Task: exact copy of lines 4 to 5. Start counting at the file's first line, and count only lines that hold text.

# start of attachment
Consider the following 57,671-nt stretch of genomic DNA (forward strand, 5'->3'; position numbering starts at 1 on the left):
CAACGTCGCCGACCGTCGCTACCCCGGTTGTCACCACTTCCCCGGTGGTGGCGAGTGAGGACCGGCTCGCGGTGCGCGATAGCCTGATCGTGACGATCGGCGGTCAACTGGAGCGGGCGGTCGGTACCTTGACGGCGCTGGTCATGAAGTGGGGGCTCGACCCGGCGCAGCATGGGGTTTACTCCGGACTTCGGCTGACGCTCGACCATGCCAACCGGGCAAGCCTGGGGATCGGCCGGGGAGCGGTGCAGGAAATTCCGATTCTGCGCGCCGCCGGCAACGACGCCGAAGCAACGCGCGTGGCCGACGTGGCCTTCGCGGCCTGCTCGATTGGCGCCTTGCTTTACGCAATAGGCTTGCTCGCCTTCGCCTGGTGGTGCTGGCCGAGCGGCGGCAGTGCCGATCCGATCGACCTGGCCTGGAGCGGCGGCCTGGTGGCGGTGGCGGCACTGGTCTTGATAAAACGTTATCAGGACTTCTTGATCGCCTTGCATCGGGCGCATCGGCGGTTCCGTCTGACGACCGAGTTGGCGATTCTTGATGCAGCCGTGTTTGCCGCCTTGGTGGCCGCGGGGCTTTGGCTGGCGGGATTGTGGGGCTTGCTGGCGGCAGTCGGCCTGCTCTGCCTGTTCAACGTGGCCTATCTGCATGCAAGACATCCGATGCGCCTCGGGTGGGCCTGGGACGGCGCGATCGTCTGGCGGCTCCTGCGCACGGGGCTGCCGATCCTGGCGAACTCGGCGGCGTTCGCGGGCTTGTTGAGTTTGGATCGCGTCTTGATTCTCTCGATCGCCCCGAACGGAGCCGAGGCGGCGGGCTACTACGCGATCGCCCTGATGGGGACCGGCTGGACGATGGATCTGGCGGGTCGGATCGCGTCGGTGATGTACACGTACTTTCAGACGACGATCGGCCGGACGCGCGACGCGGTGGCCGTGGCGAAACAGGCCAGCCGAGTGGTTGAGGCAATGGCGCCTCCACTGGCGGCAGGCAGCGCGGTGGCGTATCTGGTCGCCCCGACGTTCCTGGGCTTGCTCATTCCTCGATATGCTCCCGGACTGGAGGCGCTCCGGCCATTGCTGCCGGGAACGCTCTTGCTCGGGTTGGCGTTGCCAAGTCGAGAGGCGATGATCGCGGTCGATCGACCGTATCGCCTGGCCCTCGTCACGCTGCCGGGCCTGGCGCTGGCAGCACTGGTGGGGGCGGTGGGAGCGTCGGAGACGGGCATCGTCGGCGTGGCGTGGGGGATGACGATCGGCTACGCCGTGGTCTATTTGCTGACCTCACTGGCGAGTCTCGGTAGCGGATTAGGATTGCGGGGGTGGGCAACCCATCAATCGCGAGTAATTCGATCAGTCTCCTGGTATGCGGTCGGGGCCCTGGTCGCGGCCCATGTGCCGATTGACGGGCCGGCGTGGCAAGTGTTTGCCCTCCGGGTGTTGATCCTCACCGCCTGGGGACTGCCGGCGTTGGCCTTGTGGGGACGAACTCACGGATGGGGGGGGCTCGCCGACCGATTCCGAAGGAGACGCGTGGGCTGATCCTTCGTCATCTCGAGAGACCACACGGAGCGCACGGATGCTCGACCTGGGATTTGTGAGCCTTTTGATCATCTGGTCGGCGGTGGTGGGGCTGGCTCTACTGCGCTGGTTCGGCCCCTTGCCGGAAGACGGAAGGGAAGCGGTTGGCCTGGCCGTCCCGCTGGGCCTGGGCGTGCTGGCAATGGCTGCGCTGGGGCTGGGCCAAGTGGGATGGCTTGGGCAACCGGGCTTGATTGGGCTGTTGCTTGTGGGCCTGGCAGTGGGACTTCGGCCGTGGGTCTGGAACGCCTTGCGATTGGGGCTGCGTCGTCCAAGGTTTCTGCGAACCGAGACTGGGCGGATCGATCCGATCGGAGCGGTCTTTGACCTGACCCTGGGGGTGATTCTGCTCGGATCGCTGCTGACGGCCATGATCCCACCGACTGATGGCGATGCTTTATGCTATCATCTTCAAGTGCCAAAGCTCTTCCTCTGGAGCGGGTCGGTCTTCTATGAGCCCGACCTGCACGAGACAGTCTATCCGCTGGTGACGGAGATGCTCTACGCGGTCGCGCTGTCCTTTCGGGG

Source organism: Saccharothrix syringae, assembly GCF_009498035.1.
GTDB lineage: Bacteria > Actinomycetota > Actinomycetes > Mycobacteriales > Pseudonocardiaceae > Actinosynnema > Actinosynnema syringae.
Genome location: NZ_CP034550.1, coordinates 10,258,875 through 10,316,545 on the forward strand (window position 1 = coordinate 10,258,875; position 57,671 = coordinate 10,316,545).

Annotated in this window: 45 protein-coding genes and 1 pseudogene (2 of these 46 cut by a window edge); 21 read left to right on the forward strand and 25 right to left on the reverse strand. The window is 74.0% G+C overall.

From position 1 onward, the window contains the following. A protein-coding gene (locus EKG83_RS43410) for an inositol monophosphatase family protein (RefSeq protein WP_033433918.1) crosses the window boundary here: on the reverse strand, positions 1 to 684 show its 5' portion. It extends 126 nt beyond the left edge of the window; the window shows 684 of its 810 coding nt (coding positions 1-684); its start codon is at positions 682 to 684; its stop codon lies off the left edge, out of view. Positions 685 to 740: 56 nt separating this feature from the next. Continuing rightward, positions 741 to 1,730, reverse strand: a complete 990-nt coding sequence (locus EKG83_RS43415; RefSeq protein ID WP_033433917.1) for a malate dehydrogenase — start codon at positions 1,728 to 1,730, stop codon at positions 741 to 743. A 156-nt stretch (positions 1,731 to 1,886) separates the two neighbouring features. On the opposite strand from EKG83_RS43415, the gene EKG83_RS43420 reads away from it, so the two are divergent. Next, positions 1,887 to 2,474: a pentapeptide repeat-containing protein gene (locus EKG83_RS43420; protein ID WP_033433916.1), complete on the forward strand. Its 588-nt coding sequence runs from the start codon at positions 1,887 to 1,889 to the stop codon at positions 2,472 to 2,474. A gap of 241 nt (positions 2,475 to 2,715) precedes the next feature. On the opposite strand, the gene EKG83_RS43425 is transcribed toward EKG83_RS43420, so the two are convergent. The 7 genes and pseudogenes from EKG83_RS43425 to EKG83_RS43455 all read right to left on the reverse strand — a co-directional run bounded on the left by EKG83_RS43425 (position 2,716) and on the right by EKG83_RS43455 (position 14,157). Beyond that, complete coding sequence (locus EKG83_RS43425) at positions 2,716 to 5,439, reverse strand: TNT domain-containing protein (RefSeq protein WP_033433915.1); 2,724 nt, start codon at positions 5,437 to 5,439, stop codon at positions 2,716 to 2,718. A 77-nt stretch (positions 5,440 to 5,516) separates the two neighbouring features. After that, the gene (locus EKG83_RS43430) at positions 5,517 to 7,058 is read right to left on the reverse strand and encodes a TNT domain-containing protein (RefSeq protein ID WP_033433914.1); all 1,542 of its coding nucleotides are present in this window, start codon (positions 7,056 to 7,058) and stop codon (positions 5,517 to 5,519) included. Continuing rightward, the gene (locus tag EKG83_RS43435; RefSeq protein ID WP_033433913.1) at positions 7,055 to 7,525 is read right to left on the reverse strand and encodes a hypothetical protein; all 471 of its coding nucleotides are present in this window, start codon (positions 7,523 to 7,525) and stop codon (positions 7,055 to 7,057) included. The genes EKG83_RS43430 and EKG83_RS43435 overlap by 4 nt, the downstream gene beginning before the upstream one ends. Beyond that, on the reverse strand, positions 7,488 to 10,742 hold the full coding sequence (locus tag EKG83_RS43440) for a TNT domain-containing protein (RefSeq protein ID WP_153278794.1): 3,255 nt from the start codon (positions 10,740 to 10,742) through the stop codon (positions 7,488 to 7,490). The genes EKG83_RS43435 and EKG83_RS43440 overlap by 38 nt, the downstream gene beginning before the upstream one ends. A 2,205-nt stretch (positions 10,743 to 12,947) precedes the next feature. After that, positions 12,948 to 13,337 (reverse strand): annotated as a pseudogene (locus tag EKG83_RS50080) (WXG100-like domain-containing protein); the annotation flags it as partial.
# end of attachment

GTDB lineage: Bacteria > Actinomycetota > Actinomycetes > Mycobacteriales > Pseudonocardiaceae > Actinosynnema > Actinosynnema syringae.
Genome location: NZ_CP034550.1, coordinates 10,258,875 through 10,316,545 on the forward strand (window position 1 = coordinate 10,258,875; position 57,671 = coordinate 10,316,545).